Office of the Attorney General
Mr. Mark G. Goode
Opinion No. JM-484
Re: Whether House Bill No. 620, Acts 1985, 69th Leg., supersedes articles 6674h and 6674i, V.T.C.S., which requires competitive bidding
Dear Mr. Goode:
On behalf of the State Department of Highways and Public Transportation, you ask how House Bill No. 620, see Acts 1985, 69th Leg., ch. 83, at 330 (codified at V.T.C.S. art. 601g), affects competitive bidding for certain highway construction and improvement contracts. Article 601g provides, in pertinent part:
The state or a governmental agency of the state may not award a contract for general construction, improvements, services, or public works projects or purchases of supplies, materials, or equipment to a nonresident bidder unless the nonresident's bid is lower than the lowest bid submitted by a responsible Texas resident bidder by the same amount that a Texas resident bidder would be required to underbid a nonresident bidder to obtain a comparable contract in the state in which the nonresident's principal place of business is located.
Section 1(c) of this act specifies that this provision "does not apply to a contract involving federal funds." Accordingly, we address your questions only in the context of state and locally funded projects. See generally 23 U.S.C. s 101 et seq.; 23 C.F.R. ss 635.107, 635.108 (may not restrict competition on federally aided projects on the basis of state residency). Moreover, you do not ask nor do we address the constitutionality of the statute. See generally White v. Massachusetts Council of Construction Employers, Inc., 460 U.S. 204 (1983) (upheld a city's requirement that 50% of the workforce on public works projects be city residents).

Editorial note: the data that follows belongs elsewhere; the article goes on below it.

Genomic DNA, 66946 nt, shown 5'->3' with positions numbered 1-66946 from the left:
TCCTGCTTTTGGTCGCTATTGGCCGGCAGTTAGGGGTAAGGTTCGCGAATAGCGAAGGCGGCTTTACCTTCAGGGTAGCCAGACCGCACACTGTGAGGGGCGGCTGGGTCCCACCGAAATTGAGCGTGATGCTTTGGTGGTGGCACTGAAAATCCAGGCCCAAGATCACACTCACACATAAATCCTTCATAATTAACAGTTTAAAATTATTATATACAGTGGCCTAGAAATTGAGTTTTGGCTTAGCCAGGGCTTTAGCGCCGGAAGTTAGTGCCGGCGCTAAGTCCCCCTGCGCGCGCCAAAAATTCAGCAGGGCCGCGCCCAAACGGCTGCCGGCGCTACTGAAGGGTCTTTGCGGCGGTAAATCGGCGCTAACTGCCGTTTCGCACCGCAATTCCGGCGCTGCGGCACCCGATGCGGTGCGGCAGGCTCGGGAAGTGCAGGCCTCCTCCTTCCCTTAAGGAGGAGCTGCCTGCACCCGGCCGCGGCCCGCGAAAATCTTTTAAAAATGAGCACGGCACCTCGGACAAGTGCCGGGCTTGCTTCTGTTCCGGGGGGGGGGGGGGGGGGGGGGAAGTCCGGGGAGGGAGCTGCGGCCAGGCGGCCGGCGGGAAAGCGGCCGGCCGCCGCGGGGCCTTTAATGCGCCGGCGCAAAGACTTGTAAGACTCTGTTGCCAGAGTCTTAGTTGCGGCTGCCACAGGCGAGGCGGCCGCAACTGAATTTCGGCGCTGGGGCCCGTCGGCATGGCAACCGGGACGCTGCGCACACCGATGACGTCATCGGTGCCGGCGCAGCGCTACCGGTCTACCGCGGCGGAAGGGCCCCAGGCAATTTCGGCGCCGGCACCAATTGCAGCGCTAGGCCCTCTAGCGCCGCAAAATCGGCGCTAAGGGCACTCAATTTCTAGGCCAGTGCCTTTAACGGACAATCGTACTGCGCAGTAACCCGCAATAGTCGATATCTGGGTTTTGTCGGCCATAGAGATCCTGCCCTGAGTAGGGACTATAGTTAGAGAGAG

Your specific questions are as follows:
1. Does House Bill No. 620 override and thus take precedence over the department's specific competitive bidding statutes, namely articles 6674h, 6674i, and related statutes?
2. We have long conformed with the legal principle that parties submitting bids in connection with public contracts generally do so upon the same or equal basis. We could hardly have done otherwise in view of the holding in Texas Highway Commission v. Texas Association of Steel Importers, 372 S.W.2d 525 (Tex.1963). We, nevertheless, tender the following scenario in order to pose our second question in the event that you should answer our first question in the affirmative. [Scenario involving negotiations to allow nonresidents to lower bids by the appropriate differential.]
You suggest that article 601g is in conflict with articles 6674h and 6674i, V.T.C.S. Article 6674h deals primarily with advertising the opening of competitive bidding--not with the awarding of contracts. Consequently, you focus primarily on article 6674i. Article 6674i authorizes the rejection of any and all bids but requires that the contract be awarded to the "lowest bidder." Article 601g includes the word "responsible" in describing low bidders. Since there is no qualification in article 6674i other than "lowest bidder," you submit that the two statutes cannot both be applied. Further, you contend that, because article 6674i applies specifically to highway contracts whereas article 601g is "general," article 6674i should control. We disagree.
Article 6674i and article 601g are not in conflict. In the first place, you suggest that the unqualified term "lowest bidder" in article 6674i allows the department no discretion in awarding contracts. This is not necessarily the case. The statutory grant of discretion in article 6674i to reject any and all bids must be read together with the requirement that the contract be awarded to the lowest bidder. See Corbin v. Collin County Commissioners' Court, 651 S.W.2d 55, 56, 57 (Tex.Civ.App.--Dallas 1983, no writ); A & A Construction Co., Inc. v. City of Corpus Christi, 527 S.W.2d 833, 835 (Tex.Civ.App.--Corpus Christi 1975, no writ); see also Owen of Georgia, Inc. v. Shelby County, 648 F.2d 1084, 1094 n. 11 (6th Cir.1981) (and cases cited therein); cf. Attorney General Opinion H-1086 (1977).